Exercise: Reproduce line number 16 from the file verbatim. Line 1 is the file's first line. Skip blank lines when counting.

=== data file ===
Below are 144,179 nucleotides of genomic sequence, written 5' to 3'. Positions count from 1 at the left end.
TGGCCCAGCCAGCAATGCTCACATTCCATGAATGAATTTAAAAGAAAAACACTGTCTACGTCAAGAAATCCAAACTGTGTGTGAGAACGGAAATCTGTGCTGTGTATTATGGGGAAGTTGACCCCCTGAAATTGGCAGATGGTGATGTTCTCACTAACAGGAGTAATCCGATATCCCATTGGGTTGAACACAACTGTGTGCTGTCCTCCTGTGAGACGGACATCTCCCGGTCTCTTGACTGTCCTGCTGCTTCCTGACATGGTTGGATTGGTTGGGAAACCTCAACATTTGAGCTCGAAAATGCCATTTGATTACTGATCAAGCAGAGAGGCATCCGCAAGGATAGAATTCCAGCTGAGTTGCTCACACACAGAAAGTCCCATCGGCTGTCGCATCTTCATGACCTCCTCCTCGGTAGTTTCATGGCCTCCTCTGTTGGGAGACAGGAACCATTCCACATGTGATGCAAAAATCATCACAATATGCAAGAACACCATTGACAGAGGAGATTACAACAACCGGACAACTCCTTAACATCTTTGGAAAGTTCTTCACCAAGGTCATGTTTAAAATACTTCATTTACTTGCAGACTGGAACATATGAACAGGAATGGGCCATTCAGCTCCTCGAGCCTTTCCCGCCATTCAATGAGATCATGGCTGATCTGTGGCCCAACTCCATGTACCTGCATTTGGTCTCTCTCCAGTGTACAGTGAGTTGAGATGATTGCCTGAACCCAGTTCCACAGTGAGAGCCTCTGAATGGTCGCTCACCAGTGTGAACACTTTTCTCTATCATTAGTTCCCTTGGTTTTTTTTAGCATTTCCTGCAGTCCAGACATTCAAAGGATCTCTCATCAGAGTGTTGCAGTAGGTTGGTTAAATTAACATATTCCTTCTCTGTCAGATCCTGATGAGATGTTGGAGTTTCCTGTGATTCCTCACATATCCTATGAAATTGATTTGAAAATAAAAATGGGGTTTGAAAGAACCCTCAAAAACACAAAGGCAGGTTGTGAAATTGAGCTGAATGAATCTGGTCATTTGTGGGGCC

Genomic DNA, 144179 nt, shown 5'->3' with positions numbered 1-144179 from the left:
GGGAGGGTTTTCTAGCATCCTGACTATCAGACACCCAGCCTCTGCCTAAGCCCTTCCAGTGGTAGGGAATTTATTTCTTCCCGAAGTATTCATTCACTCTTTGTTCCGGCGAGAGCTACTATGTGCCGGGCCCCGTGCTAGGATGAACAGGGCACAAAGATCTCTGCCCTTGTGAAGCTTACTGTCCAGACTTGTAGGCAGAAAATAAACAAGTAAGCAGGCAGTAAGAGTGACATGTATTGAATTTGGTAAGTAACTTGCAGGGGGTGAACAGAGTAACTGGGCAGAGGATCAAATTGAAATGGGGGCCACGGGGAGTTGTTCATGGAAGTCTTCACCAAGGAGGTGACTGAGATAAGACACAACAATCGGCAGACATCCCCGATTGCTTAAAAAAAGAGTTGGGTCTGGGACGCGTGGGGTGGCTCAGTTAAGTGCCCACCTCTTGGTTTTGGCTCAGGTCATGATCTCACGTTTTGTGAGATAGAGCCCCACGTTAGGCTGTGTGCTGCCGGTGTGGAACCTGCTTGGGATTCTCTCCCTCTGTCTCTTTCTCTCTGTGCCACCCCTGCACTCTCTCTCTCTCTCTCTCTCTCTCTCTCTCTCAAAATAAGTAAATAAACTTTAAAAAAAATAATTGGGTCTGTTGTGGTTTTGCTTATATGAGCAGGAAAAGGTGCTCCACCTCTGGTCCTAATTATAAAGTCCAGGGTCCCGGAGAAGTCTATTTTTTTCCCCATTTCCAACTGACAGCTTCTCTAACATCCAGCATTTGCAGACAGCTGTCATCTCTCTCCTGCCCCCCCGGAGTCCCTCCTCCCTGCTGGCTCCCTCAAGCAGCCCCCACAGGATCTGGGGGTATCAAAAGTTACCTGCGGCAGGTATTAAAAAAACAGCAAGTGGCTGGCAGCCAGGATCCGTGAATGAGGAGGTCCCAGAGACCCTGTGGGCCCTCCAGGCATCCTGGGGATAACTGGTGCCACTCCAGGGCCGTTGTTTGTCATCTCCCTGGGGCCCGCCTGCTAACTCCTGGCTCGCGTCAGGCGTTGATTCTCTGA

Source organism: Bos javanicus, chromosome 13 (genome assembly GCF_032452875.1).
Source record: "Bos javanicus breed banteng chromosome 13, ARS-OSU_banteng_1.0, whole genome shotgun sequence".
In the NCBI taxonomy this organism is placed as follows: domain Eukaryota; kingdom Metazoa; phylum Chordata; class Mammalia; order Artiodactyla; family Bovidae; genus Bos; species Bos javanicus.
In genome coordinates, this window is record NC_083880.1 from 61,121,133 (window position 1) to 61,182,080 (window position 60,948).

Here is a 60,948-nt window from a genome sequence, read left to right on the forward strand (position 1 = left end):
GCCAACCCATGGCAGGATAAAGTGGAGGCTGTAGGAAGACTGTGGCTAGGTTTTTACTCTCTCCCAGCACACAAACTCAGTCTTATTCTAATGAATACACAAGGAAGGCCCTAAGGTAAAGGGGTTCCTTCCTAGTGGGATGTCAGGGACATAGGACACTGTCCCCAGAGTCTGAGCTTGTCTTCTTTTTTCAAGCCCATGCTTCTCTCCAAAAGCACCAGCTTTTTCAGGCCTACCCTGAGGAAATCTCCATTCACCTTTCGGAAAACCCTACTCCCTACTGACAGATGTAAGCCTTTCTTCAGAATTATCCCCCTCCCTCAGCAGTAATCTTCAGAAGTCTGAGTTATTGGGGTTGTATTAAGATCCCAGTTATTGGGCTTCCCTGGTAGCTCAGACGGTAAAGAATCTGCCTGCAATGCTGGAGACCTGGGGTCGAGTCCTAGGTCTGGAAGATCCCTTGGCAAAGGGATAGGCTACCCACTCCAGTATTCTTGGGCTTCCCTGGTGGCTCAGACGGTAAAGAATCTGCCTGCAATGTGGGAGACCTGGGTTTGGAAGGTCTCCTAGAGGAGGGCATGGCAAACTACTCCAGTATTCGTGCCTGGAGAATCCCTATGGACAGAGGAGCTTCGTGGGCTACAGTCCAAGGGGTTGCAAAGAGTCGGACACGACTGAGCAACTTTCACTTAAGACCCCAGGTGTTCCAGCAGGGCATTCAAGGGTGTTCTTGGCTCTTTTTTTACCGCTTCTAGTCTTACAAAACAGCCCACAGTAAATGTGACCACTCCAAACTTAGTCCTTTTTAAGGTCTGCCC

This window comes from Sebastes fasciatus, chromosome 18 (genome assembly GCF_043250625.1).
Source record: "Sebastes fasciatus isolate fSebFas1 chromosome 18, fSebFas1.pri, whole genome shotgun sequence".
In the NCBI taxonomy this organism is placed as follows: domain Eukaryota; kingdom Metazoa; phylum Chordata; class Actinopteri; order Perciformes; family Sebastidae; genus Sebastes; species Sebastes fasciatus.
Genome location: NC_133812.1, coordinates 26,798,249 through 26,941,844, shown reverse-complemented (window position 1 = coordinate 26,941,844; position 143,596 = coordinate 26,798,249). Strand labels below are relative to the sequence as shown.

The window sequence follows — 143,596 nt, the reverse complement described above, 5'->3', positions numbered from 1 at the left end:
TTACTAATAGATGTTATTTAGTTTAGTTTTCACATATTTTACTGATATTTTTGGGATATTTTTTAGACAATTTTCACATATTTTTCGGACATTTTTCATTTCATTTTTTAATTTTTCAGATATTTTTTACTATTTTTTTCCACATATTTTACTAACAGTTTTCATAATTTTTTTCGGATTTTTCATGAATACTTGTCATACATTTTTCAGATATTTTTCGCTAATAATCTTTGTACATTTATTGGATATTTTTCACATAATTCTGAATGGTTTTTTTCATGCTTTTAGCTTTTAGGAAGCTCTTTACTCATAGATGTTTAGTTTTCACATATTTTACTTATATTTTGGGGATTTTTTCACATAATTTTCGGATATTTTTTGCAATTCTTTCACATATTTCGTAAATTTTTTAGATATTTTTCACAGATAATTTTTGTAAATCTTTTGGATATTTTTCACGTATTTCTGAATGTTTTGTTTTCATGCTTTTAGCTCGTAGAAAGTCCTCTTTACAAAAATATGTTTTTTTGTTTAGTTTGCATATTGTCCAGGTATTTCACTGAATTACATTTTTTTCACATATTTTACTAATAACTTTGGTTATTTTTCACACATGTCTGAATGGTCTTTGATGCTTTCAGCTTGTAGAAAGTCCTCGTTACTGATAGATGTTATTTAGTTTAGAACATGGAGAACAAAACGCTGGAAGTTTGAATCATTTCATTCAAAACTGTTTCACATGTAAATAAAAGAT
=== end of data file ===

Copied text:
TTACTAATAGATGTTATTTAGTTTAGTTTTCACATATTTTACTGATATTTTTGGGATATTTTTTAGACAATTTTCACATATTTTTCGGACATTTTTCATTTCATTTTTTAATTTTTCAGATATTTTTTACTATTTTTTTCCACATATTTTACTAACAGTTTTCATAATTTTTTTCGGATTTTTCATGAATACTTGTCATACATTTTTCAGATATTTTTCGCTAATAATCTTTGTACATTTATTGGATATTTTTCACATAATTCTGAATGGTTTTTTTCATGCTTTTAGCTTTTAGGAAGCTCTTTACTCATAGATGTTTAGTTTTCACATATTTTACTTATATTTTGGGGATTTTTTCACATAATTTTCGGATATTTTTTGCAATTCTTTCACATATTTCGTAAATTTTTTAGATATTTTTCACAGATAATTTTTGTAAATCTTTTGGATATTTTTCACGTATTTCTGAATGTTTTGTTTTCATGCTTTTAGCTCGTAGAAAGTCCTCTTTACAAAAATATGTTTTTTTGTTTAGTTTGCATATTGTCCAGGTATTTCACTGAATTACATTTTTTTCACATATTTTACTAATAACTTTGGTTATTTTTCACACATGTCTGAATGGTCTTTGATGCTTTCAGCTTGTAGAAAGTCCTCGTTACTGATAGATGTTATTTAGTTTAGAACATGGAGAACAAAACGCTGGAAGTTTGAATCATTTCATTCAAAACTGTTTCACATGTAAATAAAAGAT